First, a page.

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Latest Coati Stories

Socialness In Carnivores Linked To Size Of Frontal Cortex
2013-10-09 05:49:36

April Flowers for redOrbit.com - Your Universe Online A growing body of research from Michigan State University reveals that the region of the brain that makes humans and primates social creatures may play a similar role in carnivores. Sharleen Sakai, professor of neuroscience, has studied spotted hyenas, lions, and most recently the raccoon family to find a correlation between the size of the animals' frontal cortex and their social nature. The current study, published in the journal...


Latest Coati Reference Libraries

South American Coati, Nasua nasua
2013-01-01 15:39:23

The South American coati (Nasua nasua), also known as the ring-tailed coati, is native to South America. Its range is large and includes lowland tropical and subtropical habitats. The only South American country where this species does not occur is Chile. It can be found at elevations of up to 8,200 feet. This species is locally known as quati in the Portuguese language. It holds thirteen recognized subspecies. The South American coati can reach an average body length between thirty-three...

Olingo
2012-10-30 11:18:04

Olingo The olingo is the common name for the genus Bassaricyon, which contains five species of procyonids. The olingos are native to Central and South America, holding a range that extends from Peru to Nicaragua. These animals prefer a habitat within rainforests at altitudes of up to 6,561 feet. This species resembles the kinkajou physically and has similar habits. However, olingos do not have long tongues or a prehensile tail, and have other physical differences. Although members of this...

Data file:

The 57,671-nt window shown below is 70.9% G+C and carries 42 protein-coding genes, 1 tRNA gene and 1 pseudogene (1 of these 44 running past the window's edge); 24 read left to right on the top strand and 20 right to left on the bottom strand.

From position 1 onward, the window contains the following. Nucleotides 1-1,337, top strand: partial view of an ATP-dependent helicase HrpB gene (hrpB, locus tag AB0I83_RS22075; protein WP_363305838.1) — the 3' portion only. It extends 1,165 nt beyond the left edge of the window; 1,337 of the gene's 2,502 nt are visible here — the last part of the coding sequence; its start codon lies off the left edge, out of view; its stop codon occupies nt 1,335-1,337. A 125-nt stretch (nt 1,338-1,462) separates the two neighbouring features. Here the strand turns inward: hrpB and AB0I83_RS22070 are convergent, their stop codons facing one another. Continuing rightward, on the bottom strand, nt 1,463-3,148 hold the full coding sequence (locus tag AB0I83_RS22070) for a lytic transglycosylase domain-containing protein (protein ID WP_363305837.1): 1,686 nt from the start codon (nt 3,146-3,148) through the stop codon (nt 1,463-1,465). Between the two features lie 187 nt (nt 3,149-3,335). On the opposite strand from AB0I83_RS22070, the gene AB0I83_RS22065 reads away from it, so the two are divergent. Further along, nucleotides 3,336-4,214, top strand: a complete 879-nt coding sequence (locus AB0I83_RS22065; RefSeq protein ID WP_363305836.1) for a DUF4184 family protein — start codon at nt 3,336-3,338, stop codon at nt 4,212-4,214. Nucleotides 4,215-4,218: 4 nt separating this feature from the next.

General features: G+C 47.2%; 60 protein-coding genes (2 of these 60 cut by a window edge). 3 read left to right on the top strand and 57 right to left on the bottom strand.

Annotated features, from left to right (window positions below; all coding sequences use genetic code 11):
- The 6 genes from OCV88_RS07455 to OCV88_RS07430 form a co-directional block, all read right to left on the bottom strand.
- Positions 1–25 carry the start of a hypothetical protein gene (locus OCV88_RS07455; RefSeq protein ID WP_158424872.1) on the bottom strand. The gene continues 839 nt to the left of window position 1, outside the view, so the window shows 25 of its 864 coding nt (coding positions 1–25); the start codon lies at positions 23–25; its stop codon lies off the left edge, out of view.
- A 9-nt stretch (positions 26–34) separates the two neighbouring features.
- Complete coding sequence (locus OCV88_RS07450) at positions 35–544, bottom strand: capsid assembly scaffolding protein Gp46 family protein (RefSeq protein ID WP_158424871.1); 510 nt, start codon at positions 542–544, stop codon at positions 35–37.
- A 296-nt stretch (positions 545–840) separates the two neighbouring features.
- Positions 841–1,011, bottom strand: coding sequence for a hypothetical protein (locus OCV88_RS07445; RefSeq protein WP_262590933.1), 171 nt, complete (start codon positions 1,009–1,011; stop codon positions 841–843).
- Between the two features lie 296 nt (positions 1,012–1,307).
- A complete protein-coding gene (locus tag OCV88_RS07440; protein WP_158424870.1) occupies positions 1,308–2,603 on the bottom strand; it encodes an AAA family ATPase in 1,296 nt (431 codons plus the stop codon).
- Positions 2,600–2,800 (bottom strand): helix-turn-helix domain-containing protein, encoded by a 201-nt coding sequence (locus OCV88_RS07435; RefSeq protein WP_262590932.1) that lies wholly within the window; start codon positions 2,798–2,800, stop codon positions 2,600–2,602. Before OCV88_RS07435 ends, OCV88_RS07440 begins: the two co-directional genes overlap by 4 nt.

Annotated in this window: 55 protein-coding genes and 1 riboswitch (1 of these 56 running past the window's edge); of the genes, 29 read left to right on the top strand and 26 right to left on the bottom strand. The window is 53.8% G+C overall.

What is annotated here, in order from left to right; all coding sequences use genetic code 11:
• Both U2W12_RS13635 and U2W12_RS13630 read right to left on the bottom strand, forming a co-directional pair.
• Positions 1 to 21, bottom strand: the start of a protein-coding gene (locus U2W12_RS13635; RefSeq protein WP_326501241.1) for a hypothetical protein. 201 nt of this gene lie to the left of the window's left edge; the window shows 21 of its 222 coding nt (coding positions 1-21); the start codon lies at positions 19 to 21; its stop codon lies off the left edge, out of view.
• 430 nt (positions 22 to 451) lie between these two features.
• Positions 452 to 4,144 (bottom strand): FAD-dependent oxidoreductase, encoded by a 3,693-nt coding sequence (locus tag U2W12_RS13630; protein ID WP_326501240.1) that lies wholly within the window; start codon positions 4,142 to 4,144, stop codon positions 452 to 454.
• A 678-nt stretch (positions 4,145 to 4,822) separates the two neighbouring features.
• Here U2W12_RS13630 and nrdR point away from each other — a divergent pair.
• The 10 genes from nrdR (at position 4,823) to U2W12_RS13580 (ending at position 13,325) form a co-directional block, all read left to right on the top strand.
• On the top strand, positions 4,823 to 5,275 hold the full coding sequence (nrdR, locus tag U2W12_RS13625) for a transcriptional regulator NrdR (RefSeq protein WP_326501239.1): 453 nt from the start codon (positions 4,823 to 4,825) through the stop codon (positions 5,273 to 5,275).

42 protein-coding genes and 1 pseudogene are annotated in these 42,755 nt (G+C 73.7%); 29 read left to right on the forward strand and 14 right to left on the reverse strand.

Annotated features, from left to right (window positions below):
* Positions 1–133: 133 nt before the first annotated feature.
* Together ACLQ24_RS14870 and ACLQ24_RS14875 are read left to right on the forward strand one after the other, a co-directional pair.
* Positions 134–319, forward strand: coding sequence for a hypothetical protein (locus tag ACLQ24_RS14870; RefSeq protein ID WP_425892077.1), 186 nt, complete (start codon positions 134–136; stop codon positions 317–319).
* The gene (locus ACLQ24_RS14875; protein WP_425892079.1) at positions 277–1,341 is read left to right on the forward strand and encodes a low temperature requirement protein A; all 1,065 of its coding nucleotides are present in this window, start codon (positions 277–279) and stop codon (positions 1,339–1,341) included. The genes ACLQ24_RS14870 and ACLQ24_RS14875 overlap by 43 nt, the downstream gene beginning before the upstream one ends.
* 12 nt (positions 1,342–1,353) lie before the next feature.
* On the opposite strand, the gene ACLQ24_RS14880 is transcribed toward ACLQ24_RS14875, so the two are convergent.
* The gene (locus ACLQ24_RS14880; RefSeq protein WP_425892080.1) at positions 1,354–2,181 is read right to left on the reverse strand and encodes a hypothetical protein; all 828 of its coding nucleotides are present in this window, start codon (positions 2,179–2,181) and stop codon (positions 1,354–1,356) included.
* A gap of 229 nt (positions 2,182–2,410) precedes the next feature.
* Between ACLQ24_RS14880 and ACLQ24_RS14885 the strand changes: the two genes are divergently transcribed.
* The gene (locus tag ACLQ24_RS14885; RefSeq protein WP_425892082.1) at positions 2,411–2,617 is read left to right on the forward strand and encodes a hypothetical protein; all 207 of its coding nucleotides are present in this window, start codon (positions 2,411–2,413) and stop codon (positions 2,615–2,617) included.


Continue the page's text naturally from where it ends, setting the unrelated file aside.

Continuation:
White-nosed Coati, Nasua narica
2012-07-05 15:19:41

The white-nosed coati (Nasua narica) is a species of coati that is related to raccoons. Its common local names include the antoon, the pizote, and the tejon. The latter name, tejon, is primarily used in Mexico and it means badger. It is native to the Americas, and lives at altitudes between sea level and 9,800 feet. Its range stretches through New Mexico and southeastern Arizona and throughout Central America and Mexico. It reaches the farthest areas of northwestern Colombia, but its southern...

38_2fbcfc43bbc8904401d88cf626e04906
2009-02-16 18:16:45

The Kinkajou (Potos flavus), also known as the Honey Bear, is a species of mammal found in the rainforests of Central and South America. It is the only member of the family genus Potos. It is related to the olingo, ringtail, cacomistle, raccoon, and coati. These animals are sometimes mistaken for ferrets or monkeys, but are not related. The name Honey Bear is derived from the fact that in captivity it will eat honey, however, in the wild it has never been observed to do so. An adult...

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